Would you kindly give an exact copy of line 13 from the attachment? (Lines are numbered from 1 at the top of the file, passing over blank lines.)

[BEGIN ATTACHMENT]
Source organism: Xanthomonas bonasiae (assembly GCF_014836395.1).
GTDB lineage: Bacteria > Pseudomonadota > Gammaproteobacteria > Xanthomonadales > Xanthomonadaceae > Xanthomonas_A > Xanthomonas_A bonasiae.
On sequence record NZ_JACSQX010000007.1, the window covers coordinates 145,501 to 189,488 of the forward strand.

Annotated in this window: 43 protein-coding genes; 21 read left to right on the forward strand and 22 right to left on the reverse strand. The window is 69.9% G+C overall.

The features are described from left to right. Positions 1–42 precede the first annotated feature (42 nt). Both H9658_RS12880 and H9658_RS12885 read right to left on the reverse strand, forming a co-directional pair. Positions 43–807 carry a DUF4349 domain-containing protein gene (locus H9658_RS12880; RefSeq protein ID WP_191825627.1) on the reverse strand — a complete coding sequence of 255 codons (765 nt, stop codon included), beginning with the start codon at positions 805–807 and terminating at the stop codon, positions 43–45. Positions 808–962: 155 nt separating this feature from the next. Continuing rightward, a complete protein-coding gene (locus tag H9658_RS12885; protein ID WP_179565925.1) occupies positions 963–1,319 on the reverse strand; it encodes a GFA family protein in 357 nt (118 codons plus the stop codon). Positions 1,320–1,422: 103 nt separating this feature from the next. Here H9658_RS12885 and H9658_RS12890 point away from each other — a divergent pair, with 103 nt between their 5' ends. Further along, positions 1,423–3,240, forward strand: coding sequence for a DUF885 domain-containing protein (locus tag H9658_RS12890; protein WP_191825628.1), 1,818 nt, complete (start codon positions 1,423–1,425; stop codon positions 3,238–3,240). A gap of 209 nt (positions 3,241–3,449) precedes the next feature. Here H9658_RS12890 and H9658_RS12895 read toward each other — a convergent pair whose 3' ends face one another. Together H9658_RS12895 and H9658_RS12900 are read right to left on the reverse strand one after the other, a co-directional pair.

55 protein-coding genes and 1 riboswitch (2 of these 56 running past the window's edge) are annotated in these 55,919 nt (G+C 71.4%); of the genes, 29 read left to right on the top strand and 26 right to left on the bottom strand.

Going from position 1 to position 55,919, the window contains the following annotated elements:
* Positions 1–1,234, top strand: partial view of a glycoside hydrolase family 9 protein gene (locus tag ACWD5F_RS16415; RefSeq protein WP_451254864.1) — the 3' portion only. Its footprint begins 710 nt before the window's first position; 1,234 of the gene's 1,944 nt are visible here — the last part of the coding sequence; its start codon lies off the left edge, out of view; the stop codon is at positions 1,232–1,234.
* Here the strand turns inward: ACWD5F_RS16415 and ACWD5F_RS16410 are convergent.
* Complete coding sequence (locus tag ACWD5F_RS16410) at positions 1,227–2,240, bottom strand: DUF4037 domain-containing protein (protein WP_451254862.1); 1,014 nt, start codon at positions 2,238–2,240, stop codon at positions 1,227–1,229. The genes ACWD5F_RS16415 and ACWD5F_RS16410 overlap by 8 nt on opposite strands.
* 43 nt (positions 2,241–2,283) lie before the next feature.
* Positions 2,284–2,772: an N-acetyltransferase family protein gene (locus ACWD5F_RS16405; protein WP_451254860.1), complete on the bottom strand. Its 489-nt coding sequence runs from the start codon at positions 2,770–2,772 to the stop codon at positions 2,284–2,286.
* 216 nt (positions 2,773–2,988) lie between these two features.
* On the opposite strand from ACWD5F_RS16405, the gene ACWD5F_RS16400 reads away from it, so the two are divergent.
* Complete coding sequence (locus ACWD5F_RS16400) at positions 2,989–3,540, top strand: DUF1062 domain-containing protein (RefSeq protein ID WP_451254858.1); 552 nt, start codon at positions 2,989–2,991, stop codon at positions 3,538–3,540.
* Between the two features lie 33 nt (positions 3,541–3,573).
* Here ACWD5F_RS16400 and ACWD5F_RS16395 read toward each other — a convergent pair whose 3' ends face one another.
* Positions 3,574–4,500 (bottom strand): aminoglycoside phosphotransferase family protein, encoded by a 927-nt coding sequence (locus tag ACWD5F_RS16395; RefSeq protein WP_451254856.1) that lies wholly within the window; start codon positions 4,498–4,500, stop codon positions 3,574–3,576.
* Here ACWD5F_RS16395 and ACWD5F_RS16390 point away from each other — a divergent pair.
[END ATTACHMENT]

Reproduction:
* 216 nt (positions 2,773–2,988) lie between these two features.